Volunteer Mee-Chwong Chin saw that Grandpa Rajendra was trying to keep warm with five thin layers of clothing, which was inadequate for the cold weather, prompting him to request winter clothes. | Photo by Lay-choo Koh | 2024/01/09

Master Cheng Yen, founder of Tzu Chi, often said, "If those in suffering cannot come to us, then those who are able must go to them." In a relay of love, Tzu Chi Mee-Chwong Chin

volunteers from Singapore and Malaysia are stationed in Bodh Gaya, India, to help the underprivileged locals. For nearly a year, they have been providing continuous care to twenty-six families, spreading a thread of hope wherever needed.

Wrapping Grandpa in Warmth

In January, as winter set in, temperatures dropped suddenly in Bodh Gaya, causing shivers all around. On the morning of January 9, volunteer Mee-Chwong Chin and local volunteer Sudha Kumari visited and cared for Rajendra Paswan who lives in Ganga Bigha Village.

Finding the cold unbearable, Grandpa Rajendra asked if the volunteers could provide him with a winter jacket. Today, the volunteers came specifically to deliver the winter jacket, but he was not home, so his wife hurried to find him.

When Grandpa Rajendra returned, he shyly accepted the jacket, bowing repeatedly to the volunteers, unable to express the joy and gratitude in his heart. Chin and Sudha helped Grandpa Rajendra try on the jacket to see if it fit. Grandpa's young daughter, who was temporarily staying with him, held her child while a group of curious neighbors watched. Both adults and children, upon seeing Grandpa Rajendra, felt genuinely happy for him.

Grandpa Rajendra was only wearing five thin layers of clothing, which could not withstand the cold. That is why he requested the winter jacket from the volunteers. In this chilly winter season, being able to provide winter jackets to those in need warms the hearts of the volunteers too.

Grand Opening of "Buddha Juice"

On this day, the volunteers visited Bakraur Village to care for Bhimsen Prajapati. Six years ago, Bhimsen suffered an electric shock at work, causing a significant decline in his memory and physical strength. However, he had a dream of selling juice but lacked the funds to set up a juice cart. In early November 2023, a neighbor shared this with Tzu Chi volunteers. Hence, Tzu Chi decided to sponsor him to fulfill his dream of selling juice by providing a cart.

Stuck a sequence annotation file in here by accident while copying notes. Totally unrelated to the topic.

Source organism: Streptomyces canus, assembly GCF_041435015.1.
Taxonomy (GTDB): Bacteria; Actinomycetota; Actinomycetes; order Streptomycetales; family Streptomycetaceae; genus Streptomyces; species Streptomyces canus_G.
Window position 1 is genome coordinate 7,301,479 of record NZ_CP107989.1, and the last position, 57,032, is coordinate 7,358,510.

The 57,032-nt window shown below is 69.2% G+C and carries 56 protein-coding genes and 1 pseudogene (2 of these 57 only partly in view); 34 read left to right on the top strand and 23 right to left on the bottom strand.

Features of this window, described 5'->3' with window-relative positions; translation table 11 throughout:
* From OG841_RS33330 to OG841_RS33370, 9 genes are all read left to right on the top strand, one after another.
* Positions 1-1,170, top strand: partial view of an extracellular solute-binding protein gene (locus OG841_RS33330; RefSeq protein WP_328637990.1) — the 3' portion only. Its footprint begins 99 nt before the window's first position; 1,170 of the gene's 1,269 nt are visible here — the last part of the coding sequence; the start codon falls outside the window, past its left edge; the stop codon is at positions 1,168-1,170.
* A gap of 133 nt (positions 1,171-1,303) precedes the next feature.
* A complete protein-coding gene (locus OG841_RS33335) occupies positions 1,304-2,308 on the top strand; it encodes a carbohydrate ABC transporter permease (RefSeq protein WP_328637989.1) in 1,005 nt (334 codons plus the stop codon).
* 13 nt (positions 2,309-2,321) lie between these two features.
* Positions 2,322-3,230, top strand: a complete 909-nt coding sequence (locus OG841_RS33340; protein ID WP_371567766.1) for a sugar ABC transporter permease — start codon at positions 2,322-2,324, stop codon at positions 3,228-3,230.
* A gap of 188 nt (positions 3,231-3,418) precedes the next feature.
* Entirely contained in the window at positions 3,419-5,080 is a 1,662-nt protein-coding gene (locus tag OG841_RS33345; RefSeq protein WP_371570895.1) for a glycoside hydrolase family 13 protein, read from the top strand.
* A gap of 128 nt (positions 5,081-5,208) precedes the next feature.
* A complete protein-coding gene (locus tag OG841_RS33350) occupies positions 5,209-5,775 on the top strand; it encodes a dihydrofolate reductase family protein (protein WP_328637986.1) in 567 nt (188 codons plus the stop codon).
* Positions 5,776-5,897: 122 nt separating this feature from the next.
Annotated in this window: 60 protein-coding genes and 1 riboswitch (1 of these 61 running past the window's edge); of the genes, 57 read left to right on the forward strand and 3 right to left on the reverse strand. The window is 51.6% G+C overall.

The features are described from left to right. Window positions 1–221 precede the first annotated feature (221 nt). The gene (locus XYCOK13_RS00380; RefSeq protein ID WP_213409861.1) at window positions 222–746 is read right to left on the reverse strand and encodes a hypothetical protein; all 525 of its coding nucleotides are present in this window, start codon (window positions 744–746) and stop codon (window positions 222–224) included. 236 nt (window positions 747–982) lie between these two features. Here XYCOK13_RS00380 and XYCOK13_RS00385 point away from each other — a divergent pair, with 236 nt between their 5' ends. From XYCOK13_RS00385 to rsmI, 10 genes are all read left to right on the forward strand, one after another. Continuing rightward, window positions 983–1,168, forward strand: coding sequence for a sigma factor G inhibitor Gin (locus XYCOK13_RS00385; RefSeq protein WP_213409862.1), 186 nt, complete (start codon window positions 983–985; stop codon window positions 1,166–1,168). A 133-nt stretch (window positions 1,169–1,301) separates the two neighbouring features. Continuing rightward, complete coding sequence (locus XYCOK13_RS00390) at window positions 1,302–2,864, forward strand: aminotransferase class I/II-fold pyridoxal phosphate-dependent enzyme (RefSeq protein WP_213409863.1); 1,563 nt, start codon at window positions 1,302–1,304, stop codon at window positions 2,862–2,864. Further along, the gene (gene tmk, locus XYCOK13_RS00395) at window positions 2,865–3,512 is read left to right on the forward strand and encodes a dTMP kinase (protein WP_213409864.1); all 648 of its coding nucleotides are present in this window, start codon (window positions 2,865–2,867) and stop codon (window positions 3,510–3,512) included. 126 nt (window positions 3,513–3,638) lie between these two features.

In January 2024, volunteers revisited the roadside iron workshop outside Bakraur Village to check on the progress of his juice cart. Upon arrival, the volunteers noticed that Bhimsen and his wife had painted the cart blue and mentioned that it would take three more days to complete. The volunteers suggested taking Bhimsen to Gaya to purchase a manual juice extractor to help him start his business quickly.

On the morning of January 11, after a forty-minute drive, they reached their destination. Along a narrow road filled with goods, the volunteers managed to purchase a Raja brand manual juice extractor for 3,500 rupees (approx. 45 USD).

Volunteers delivered the juice extractor, hoping that Bhimsen (second from left) can soon start his business to improve his life. Photo by Lay-choo Koh | 2024/01/15

On the afternoon of the 15, while delivering the juice extractor, the volunteers were pleasantly surprised to find that Bhimsen had already bought cups, plates, and other utensils for his business. He had also acquired bags of oranges and red pomegranates, ready to start working. At the front of the cart was a sign with eye-catching images the shop name "Buddha Juice". With the help of the iron workshop owner, the volunteers assembled the juice extractor onto the cart.

Following tradition, Bhimsen's wife performed a ceremony, tying ribbons for good luck on the juice extractor and applied red paint, hoping for business to prosper. They planned to officially open for business the next morning at ten o'clock.

Wishing Prosperity in Business

When the first cup of juice slowly flowed out, Bhimsen’s face lit up with a big smile. As everyone tasted the juice, they wished him prosperity and wealth. With Tzu Chi's assistance, Bhimsen's dream has finally come true. Bhimsen expressed his gratitude: "I feel very good, genuinely happy from the bottom of my heart. I now have the strength to face the future."

The next day, eight volunteers joyfully attended Bhimsen's grand opening. Around eleven o'clock in the morning, with the winter sun shining, Bhimsen hung a string of auspicious fruits and vegetables to ward off evil spirits. Bhimsen's neighbors from Bakraur Village skillfully helped peel the fruit, and under the rhythm of the iron rods, the seeds of red pomegranates appeared in the plates.

Bhimsen's wife, adhering to tradition, performed an opening ceremony by tying colorful ribbons around the juice extractor for good luck and painting it red, wishing for prosperity in their business endeavors. | Photo by Lay-choo Koh | 2024/01/15

As Bhimsen's wife offered prayers, the first cup of pomegranate juice was purchased by volunteer Mee-Chwong Chin. Other volunteers generously bought cups for everyone to try. The freshly squeezed juice received praise from all ages, and the iron workshop owner's father gave a thumbs-up and said: "Excellent!" As everyone watched Bhimsen counting his money, they could see the deep sense of gratitude in his eyes. They all knew he was truly moved, and they wished him great success in his business endeavors, hoping everything would turn out wonderfully for him.